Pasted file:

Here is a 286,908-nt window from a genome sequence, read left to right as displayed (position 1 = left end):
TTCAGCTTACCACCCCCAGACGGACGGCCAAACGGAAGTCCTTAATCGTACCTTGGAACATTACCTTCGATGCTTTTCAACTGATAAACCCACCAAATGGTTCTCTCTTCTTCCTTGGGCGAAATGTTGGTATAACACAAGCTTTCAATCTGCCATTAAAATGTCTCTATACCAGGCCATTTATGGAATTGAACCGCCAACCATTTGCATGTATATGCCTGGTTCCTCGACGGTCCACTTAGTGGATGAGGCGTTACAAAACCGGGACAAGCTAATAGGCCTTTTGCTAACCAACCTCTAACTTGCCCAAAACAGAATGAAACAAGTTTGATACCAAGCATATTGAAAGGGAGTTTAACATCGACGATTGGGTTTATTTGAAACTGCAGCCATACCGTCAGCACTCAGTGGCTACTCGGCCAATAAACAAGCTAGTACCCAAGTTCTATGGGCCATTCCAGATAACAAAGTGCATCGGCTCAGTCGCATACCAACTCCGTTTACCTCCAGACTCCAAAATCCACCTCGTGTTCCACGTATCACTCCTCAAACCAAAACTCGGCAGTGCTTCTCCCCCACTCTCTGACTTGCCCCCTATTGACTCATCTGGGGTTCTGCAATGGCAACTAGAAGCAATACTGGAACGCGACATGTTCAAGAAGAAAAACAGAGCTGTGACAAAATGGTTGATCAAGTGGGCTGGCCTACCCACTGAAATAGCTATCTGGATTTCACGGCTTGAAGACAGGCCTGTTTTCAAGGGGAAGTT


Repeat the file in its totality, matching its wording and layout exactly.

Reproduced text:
Here is a 286,908-nt window from a genome sequence, read left to right as displayed (position 1 = left end):
TTCAGCTTACCACCCCCAGACGGACGGCCAAACGGAAGTCCTTAATCGTACCTTGGAACATTACCTTCGATGCTTTTCAACTGATAAACCCACCAAATGGTTCTCTCTTCTTCCTTGGGCGAAATGTTGGTATAACACAAGCTTTCAATCTGCCATTAAAATGTCTCTATACCAGGCCATTTATGGAATTGAACCGCCAACCATTTGCATGTATATGCCTGGTTCCTCGACGGTCCACTTAGTGGATGAGGCGTTACAAAACCGGGACAAGCTAATAGGCCTTTTGCTAACCAACCTCTAACTTGCCCAAAACAGAATGAAACAAGTTTGATACCAAGCATATTGAAAGGGAGTTTAACATCGACGATTGGGTTTATTTGAAACTGCAGCCATACCGTCAGCACTCAGTGGCTACTCGGCCAATAAACAAGCTAGTACCCAAGTTCTATGGGCCATTCCAGATAACAAAGTGCATCGGCTCAGTCGCATACCAACTCCGTTTACCTCCAGACTCCAAAATCCACCTCGTGTTCCACGTATCACTCCTCAAACCAAAACTCGGCAGTGCTTCTCCCCCACTCTCTGACTTGCCCCCTATTGACTCATCTGGGGTTCTGCAATGGCAACTAGAAGCAATACTGGAACGCGACATGTTCAAGAAGAAAAACAGAGCTGTGACAAAATGGTTGATCAAGTGGGCTGGCCTACCCACTGAAATAGCTATCTGGATTTCACGGCTTGAAGACAGGCCTGTTTTCAAGGGGAAGTT